Alex Coe did exceptionally well at both the Fillmore County and Minnesota State Fair with his show goats.  The 15-year-old is very knowledgeable about what makes a goat a goat.    GRETCHEN MENSINK LOVEJOY/CHATFIELD NEWS
Alex Coe did exceptionally well at both the Fillmore County and Minnesota State Fair with his show goats. The 15-year-old is very knowledgeable about what makes a goat a goat. GRETCHEN MENSINK LOVEJOY/CHATFIELD NEWS
Chatfield ninth grader Alex Coe just can't wait to have kids.

"I'm going to try to go with the same animals, see what I get for kids," said the 15-year-old Chatfield Root River Rabbits 4-Her, anticipating the spring arrival of new baby goats following a very good showing at the Fillmore County Fair and Minnesota State Fair this past summer. He took 19 of his 60 goats and his veterinary science project on an airborne disease for competition to the county fair, and to the state fair, he took his project and his favorite goat, Cookies.

"I had a very good year at the fairs," he stated, outlining the awards he earned. "At the county fair, I got 10 first place blue, seven regular blue, five grand champions, one reserve champion. The grand champion were the best udder dairy goat overall, and I got champion intermediate showmanship dairy, champion intermediate showmanship meat, champion veterinary science, and reserve champion dairy goat overall."

While Coe usually takes his herd to numerous county fairs throughout the summer, this summer was an exceptionally busy one outside of fair activities. He just went to the county fair, the state fair and the national American Dairy Goat Association (ADGA) show. He also had the Washington, D.C., trip with the eighth grade class, and he said he was really busy with other things.

He spent hours and hours preparing his herd of 19 for showing at the county fair.

"You've got to do full body clipping, and clipping takes about an hour to an hour and a half to clip each one," he explained. "A showmanship animal takes two to three hours each because you have to make sure every long hair is gone, and you have to make sure they're clean."

His herd was exceptionally clean and handsome in the show ring, and furthermore, he was able to share his extensive knowledge on goats and the industry that surrounds raising them.

"I was also champion interview dairy and meat goats at Fillmore County. I received a gift certificate for $10 off at feed stores," he added. "The best part of the interview is that you get to sample dairy products from cows or goats, and you had to guess whether they were from a dairy cow or goat, and for meat, you had to identify different cuts of meat."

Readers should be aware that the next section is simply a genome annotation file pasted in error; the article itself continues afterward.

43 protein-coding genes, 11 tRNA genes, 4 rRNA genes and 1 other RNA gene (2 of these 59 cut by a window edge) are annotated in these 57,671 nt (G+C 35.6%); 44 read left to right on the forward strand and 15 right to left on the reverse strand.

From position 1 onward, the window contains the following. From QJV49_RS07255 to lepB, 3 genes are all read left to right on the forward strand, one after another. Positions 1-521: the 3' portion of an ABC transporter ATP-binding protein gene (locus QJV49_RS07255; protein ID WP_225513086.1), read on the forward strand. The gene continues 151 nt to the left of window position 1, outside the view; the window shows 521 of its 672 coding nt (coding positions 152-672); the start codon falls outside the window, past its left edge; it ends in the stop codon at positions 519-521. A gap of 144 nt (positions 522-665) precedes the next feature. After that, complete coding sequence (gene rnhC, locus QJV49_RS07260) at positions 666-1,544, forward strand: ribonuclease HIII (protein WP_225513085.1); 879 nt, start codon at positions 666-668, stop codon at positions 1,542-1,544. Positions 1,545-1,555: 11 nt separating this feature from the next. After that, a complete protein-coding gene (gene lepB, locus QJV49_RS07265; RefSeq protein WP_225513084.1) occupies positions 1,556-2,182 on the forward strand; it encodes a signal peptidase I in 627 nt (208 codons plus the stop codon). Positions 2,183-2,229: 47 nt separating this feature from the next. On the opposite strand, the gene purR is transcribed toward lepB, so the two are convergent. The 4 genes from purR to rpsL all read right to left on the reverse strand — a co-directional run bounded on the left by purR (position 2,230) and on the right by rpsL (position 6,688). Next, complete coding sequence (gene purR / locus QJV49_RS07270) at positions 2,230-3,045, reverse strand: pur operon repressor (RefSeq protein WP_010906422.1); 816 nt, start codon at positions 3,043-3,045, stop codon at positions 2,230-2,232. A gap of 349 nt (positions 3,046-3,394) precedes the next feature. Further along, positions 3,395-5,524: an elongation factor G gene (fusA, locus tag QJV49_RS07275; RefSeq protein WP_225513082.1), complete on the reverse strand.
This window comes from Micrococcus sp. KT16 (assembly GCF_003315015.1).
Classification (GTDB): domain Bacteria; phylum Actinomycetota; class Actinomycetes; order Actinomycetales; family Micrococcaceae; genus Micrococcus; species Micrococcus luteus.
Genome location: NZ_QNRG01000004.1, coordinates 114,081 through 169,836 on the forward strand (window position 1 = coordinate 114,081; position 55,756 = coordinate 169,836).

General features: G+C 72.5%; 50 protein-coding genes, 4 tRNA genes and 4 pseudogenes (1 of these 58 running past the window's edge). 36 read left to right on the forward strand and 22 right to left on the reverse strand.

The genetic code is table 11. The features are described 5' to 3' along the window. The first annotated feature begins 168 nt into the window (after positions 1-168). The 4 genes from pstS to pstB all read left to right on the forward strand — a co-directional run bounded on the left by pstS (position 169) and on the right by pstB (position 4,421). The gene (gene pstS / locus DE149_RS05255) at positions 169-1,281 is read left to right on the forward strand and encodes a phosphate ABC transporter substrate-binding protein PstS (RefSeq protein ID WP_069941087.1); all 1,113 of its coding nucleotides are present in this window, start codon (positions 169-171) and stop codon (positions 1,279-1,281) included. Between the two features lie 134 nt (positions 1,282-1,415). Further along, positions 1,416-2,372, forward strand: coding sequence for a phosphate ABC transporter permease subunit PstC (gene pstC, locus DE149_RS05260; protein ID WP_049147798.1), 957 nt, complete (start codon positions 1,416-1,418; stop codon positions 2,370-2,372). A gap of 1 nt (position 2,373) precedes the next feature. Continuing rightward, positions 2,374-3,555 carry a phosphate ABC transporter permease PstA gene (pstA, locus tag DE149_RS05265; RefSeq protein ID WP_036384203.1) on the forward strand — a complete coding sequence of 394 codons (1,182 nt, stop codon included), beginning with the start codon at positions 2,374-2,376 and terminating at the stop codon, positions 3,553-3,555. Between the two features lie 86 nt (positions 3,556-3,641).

Coe got to take advantage of the Great Minnesota Get Together for 4-H, then return for the FFA shows in which Chatfield High School's FFA students participated.

"At the state fair, I took my dry yearling Nubian and my veterinary science project. My yearling doe got grand champion intermediate showmanship and reserve champion Nubian overall dry. My veterinary science project got a red," said Coe. "I was surprised with my showmanship. The 4-H judge actually commended my goat as the cleanest fit, the best-looking animal. I was surprised when I got reserve champion Nubian because the animals in my class were very nice animals. I've shown this goat before - Cookies - and I was very proud of her. I was interview winner in the 2013 state livestock interview, so I got another chair with that on it, and I also got a shirt."

His 4-H showing afforded him the chance to enjoy lazing about the goat barn. "At the state fair, I like to sit in the pen and play games, play cards. I like to walk around the fair with my friends, see the other livestock barns. I also went up for FFA. I took three wethers - two crossbred wethers and one Nubian dairy wether. It was the first time I was showing for FFA, and my best was fifth place, and my worst was the last of12. This was my first year, and they have different rules from the actual American Boer Goat Association rules."

Coe's appearance at the national ADGA show held in St. Paul July 6 to 13 was completely satisfying because he did well competing on that national level. He placed 14th in showmanship and was with a team in the judging and management contest that placed seventh. In judging and management, they are judged in two classes of four animals in milking class and dry class. In management, competitors take a 50-question test with facts about goats, and questions such as who the ADGA president and vice president are and where the national conference has been held.

There was also a fitting contest where participants have half an hour to do their best work to fit a dairy goat to showmanship standards. The goat can have only one foot off the ground at a time, "you have to clean their feet only one at a time, and you have to be holding the animal - it can't be in a pen. You have to have all the long hairs trimmed, and your area has to be cleaned up," said Coe.

He got by with a little help from his friends, and he lent a hand to their efforts as well. "I had a lot of fun with my teammates. They're good friends of mine - Kirsten Barott, Nathan Vanderhaar and Chris Mandt."

Coe typically has great success at showing his goats - he has boxes of ribbons and trophies as evidence of his 4-H fair and ADGA travels - but in spite of the rare 12th place he earned during his first experience in the FFA show ring, he calls every fair show a learning opportunity and a chance to share what he knows about goats.

"First, there's more goat's milk consumed in the world each day than milk from dairy cows, and second, goats don't eat everything...they just try everything, and if they don't like it, they won't actually eat it," he explained.

At the end of the fair season, his aspirations are still the same - he wants to have his own dairy goat farm and be a vet after going to go to UW-River Falls for college.